Promising practices for Veteran affinity groups: Organizational strategy New employee orientation Career and leadership training Management assistance Mentoring and coaching Referral services Networking and social activities What Practices Could a Veteran Affinity Group Include?
Have a business plan/strategy that could include by-laws, goals, and chair people (membership, outreach, etc.) Hold regular meetings to discuss insights, needs, challenges, and successes of members Develop a clear form of communicating to the entire group, such as by email list or social media groups Establish a form of communicating information about the group throughout the company Enlist a sponsor from senior management to represent and support the group Organizational Strategy
Provide assistance to the new Veteran employee in transitioning to the civilian culture Outline Veteran resources and support available within the organization, including steps for seeking assistance Provide opportunities for mentorship with seasoned employees who are also Veterans New Employee Orientation
Provide career development training Help members move and grow within the organization Raise members’ visibility within the organization Discuss leadership in the civilian workplace Career & Leadership Training
Provide assistance with Veteran recruiting Members attend job fair and networking events to help the organization connect with Veteran candidates Act as an internal focus group for the organization, giving valuable insights into diverse marketplaces Give advice to human resources and management on improving policies and programs Management Assistance
Assist in providing mentors with military experience to newly hired Veterans, as desired Offer training to volunteer mentors within the group Facilitate mentor relationships within the group and offer assistance when needed Mentoring & Coaching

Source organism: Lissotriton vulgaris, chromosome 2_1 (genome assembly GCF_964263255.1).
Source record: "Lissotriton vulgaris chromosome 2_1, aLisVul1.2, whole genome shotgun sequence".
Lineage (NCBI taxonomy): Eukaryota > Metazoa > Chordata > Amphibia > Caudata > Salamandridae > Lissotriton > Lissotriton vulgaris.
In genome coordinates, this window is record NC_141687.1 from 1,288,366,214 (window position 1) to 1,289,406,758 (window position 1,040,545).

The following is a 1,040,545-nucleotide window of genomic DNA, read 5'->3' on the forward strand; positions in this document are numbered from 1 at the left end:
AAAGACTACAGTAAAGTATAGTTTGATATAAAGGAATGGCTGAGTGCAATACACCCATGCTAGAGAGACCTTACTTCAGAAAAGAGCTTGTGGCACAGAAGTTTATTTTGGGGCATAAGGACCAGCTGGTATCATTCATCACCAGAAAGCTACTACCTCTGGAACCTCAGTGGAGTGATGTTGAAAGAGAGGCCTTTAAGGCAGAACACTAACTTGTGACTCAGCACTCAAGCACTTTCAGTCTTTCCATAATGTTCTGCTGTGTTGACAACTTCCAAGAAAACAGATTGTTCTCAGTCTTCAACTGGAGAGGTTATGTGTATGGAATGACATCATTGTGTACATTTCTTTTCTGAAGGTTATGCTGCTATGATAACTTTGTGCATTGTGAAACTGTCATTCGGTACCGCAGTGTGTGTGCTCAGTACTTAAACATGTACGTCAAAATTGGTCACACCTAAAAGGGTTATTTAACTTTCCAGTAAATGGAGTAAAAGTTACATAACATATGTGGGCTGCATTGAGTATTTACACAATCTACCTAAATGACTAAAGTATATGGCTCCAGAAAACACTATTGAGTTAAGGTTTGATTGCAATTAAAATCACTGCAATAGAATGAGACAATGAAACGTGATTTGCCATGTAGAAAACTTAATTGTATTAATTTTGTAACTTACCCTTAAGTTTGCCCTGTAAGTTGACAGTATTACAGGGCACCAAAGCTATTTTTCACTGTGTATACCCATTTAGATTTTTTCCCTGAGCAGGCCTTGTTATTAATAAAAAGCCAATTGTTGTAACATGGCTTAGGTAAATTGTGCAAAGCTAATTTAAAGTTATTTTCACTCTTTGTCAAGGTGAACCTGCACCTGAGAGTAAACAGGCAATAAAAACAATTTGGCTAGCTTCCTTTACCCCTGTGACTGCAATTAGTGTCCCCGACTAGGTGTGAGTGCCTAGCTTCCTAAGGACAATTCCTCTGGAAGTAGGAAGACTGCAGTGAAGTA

Maintain a list of Veteran services within the organization, and the steps to seeking assistance Provide information on Veteran services outside the organization (e.g., Department of Veterans Affairs resources) Include resources for spouses and family members Referral Services
Maintain a website or social media sites Meet regularly for workplace discussions Hold social activities (meet-and-greets, family get-togethers) Include family members in the activities Celebrate holiday remembrances (Veterans Day) Contact members on a regular basis Networking & Social Activities
Burton Blatt Institute at Syracuse University & Corporate Gray. (2013). Veterans in the workplace final report. Washington, D.C.: Department of Veterans Affairs. Affinity and Networking Groups, Winning with Diversity, by Jason Forsythe, Advertising Supplement to The New York Times, 2004. http://www.nytimes.com/marketing/jobmarket/diversity/affinity.html Affinity Networks: Building Organizations Stronger than Their Parts - Best Practices from the Network of Executive Women Consumer Products and Retail Industry http://www.newnewsletter.org/bestpractices/newreport3_affinity_0407.pdf Sources